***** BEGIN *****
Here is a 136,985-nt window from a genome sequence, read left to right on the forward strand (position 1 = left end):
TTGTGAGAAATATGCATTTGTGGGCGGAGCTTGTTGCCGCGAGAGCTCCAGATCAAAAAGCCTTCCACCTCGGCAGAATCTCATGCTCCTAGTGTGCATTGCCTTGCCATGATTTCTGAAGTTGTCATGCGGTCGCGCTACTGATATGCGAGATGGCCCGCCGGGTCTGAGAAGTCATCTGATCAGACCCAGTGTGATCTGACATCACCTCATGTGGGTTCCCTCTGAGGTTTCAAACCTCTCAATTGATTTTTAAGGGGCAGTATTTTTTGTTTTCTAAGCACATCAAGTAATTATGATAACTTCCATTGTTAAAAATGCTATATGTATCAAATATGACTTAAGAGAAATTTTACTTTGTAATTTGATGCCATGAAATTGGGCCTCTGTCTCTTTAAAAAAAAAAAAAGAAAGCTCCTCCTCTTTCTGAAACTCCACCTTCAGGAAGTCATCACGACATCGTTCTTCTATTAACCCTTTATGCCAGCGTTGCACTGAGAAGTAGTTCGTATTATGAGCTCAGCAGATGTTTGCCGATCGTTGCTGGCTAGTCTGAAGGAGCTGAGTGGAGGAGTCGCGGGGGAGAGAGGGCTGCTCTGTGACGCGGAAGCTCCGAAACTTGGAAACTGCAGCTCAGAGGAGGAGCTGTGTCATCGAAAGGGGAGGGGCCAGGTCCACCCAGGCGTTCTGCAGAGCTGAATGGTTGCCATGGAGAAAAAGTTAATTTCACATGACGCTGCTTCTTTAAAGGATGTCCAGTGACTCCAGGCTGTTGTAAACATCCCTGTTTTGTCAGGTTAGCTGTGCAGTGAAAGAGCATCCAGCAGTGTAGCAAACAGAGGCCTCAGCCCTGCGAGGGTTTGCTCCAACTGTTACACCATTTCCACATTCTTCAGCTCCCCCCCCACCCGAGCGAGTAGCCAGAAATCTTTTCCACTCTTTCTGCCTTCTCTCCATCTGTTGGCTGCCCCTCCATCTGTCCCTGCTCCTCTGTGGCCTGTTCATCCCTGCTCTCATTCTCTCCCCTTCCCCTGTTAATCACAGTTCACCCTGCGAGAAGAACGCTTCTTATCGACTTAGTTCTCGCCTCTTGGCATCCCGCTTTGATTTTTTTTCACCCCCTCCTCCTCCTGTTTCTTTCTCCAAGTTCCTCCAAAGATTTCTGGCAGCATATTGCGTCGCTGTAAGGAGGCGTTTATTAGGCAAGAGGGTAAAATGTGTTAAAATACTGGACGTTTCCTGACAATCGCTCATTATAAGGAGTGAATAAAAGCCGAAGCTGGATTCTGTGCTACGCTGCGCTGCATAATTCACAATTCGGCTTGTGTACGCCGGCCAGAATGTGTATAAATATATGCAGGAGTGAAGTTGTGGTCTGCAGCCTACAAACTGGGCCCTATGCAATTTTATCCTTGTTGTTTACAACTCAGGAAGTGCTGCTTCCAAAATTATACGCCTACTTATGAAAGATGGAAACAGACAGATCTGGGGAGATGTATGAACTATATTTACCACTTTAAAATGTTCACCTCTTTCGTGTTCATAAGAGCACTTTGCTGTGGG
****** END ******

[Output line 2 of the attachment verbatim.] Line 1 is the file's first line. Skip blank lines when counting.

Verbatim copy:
TTGTGAGAAATATGCATTTGTGGGCGGAGCTTGTTGCCGCGAGAGCTCCAGATCAAAAAGCCTTCCACCTCGGCAGAATCTCATGCTCCTAGTGTGCATTGCCTTGCCATGATTTCTGAAGTTGTCATGCGGTCGCGCTACTGATATGCGAGATGGCCCGCCGGGTCTGAGAAGTCATCTGATCAGACCCAGTGTGATCTGACATCACCTCATGTGGGTTCCCTCTGAGGTTTCAAACCTCTCAATTGATTTTTAAGGGGCAGTATTTTTTGTTTTCTAAGCACATCAAGTAATTATGATAACTTCCATTGTTAAAAATGCTATATGTATCAAATATGACTTAAGAGAAATTTTACTTTGTAATTTGATGCCATGAAATTGGGCCTCTGTCTCTTTAAAAAAAAAAAAAGAAAGCTCCTCCTCTTTCTGAAACTCCACCTTCAGGAAGTCATCACGACATCGTTCTTCTATTAACCCTTTATGCCAGCGTTGCACTGAGAAGTAGTTCGTATTATGAGCTCAGCAGATGTTTGCCGATCGTTGCTGGCTAGTCTGAAGGAGCTGAGTGGAGGAGTCGCGGGGGAGAGAGGGCTGCTCTGTGACGCGGAAGCTCCGAAACTTGGAAACTGCAGCTCAGAGGAGGAGCTGTGTCATCGAAAGGGGAGGGGCCAGGTCCACCCAGGCGTTCTGCAGAGCTGAATGGTTGCCATGGAGAAAAAGTTAATTTCACATGACGCTGCTTCTTTAAAGGATGTCCAGTGACTCCAGGCTGTTGTAAACATCCCTGTTTTGTCAGGTTAGCTGTGCAGTGAAAGAGCATCCAGCAGTGTAGCAAACAGAGGCCTCAGCCCTGCGAGGGTTTGCTCCAACTGTTACACCATTTCCACATTCTTCAGCTCCCCCCCCACCCGAGCGAGTAGCCAGAAATCTTTTCCACTCTTTCTGCCTTCTCTCCATCTGTTGGCTGCCCCTCCATCTGTCCCTGCTCCTCTGTGGCCTGTTCATCCCTGCTCTCATTCTCTCCCCTTCCCCTGTTAATCACAGTTCACCCTGCGAGAAGAACGCTTCTTATCGACTTAGTTCTCGCCTCTTGGCATCCCGCTTTGATTTTTTTTCACCCCCTCCTCCTCCTGTTTCTTTCTCCAAGTTCCTCCAAAGATTTCTGGCAGCATATTGCGTCGCTGTAAGGAGGCGTTTATTAGGCAAGAGGGTAAAATGTGTTAAAATACTGGACGTTTCCTGACAATCGCTCATTATAAGGAGTGAATAAAAGCCGAAGCTGGATTCTGTGCTACGCTGCGCTGCATAATTCACAATTCGGCTTGTGTACGCCGGCCAGAATGTGTATAAATATATGCAGGAGTGAAGTTGTGGTCTGCAGCCTACAAACTGGGCCCTATGCAATTTTATCCTTGTTGTTTACAACTCAGGAAGTGCTGCTTCCAAAATTATACGCCTACTTATGAAAGATGGAAACAGACAGATCTGGGGAGATGTATGAACTATATTTACCACTTTAAAATGTTCACCTCTTTCGTGTTCATAAGAGCACTTTGCTGTGGG